Story is good. Check. Uprisings: They’re basically miniature Flashpoints (the game’s version of instanced dungeons) and are basically fine, but a far cry from real endgame content. There’s five of them and more are on the way, but they’re far too simple and short to offer much replay value.
Those two things are the entirety of new content. No operations (raids), warzones (battlegrounds), arenas, daily questing areas or multiplayer planets, server-wide events or Galactic Starfighter space PvP content. Nothing.
As “KOTET” is unlocked simply by being a subscriber, it’d be unfair to compare it to a full expansion such as “World of WarCraft: Legion.” But still, the absolute lack of anything new to do after the story is over is stunning, particularly since this was the case with last year’s expansion, sans two widely-hated PvP maps added later in that expansion’s lifecycle.
The lack of content begs the question of why one would even bother to gear their characters. The new progression system certainly doesn’t help; it’s so unbelievably bad, it’s as if Bioware is openly hostile to the mere concept of endgame content.
Gear is doled out of RNG boxes which are acquired by completing most in-game activities. Randomized loot is terrible, but being forced to “pay-to-win” is even worse. “KOTET” offers microtransactions to boost the rate at which you receive gear. This would pass for a mobile tower defense game, but this is a major MMO, and simply isn’t acceptable.
The progression system and the loot you receive is tied to your role and class, which means that gearing multiple characters is an unbelievably time-consuming and luck-driven hassle. Given the continued drought of new content, playing multiple characters is one of the few ways to keep veteran players engaged. “SWTOR” has strongly encouraged creating numerous alts since its inception, and the complete reversal in philosophy is stunning.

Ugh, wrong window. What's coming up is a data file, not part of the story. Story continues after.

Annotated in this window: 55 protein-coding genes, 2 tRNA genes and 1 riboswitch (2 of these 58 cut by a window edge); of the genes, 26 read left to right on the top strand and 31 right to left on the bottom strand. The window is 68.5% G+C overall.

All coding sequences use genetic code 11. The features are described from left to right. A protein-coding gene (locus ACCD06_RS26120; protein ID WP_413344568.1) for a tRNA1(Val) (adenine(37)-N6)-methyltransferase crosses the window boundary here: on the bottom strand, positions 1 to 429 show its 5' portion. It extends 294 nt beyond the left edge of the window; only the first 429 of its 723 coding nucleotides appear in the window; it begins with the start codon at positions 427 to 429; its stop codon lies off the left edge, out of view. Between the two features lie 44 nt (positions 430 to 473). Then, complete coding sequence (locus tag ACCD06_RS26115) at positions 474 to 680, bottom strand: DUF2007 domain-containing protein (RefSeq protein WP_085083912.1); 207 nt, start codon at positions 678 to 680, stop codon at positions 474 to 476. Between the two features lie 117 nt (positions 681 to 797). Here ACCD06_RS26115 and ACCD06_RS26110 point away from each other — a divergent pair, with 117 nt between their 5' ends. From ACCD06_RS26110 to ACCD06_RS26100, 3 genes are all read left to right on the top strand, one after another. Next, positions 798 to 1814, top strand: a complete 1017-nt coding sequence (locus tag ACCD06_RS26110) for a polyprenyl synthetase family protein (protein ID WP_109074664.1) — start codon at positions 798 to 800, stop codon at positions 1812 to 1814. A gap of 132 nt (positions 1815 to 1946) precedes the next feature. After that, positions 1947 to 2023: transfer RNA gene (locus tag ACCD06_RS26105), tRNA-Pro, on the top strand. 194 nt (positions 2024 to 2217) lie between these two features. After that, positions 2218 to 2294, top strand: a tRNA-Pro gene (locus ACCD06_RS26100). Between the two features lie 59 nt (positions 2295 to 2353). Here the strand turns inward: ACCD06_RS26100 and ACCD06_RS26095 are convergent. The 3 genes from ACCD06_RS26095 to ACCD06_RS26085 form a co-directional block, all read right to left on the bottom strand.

As for balance, well, players have argued about that since launch and will continue to do so until the game’s death knell. What matters more is the removal or changes to certain iconic or situationally useful abilities. Ability pruning is common in MMOs, but the execution here is remarkably sloppy.
My Sith Assassin lost Force Lightning, among several other abilities. Besides the sheer iconic value of the ability, the move had limited usefulness when my character would be rooted out of melee range. So on, so fourth for other classes such as Sniper and Powertechs that also lost major abilities.
Maybe that’s nitpicking. Here’s something that isn’t: Bugs. “SWTOR” is rife with them and few of them have been fixed in “KOTET.”
Menus have disappearing assets, several abilities are broken or overtuned to the point that it breaks the game and even the new missions have several bugs, some of which require resets and can waste over an hour of progress. Yes, this is an MMO and glitches are to be expected, but given the overall lack of content to bugtest and the several months of closed beta testing, the amount of issues and their severity are inexcusable.
Will these things be remedied and new content added in future patches? It’s obviously impossible to say with certainty, but if the past is any indication, that would be a strict no. Bioware has been promising new group content, bug fixes and a myriad of other longstanding requests for years and has consistently failed to deliver.
Loyalty among even the most devout players is at an all-time low and that isn’t looking to change. Already, several servers are virtual ghost towns. Just a week after launch, servers such as Prophecy of the Five and The Bastion have single-digit populations in major hub areas. That’s a really, really bad sign.
So, should you buy “KOTET?” If you’re looking for an interactive “Star Wars” story and want to experience the conclusion of the “Old Republic” storyline, $15 is a small price to pay. It’ll be fun, for a time.
But if you’re here hoping that the expansion is a “SWTOR” revival that will reestablish the game as a serious MMO, just stick to “World of WarCraft.” Or literally any other major game in the genre.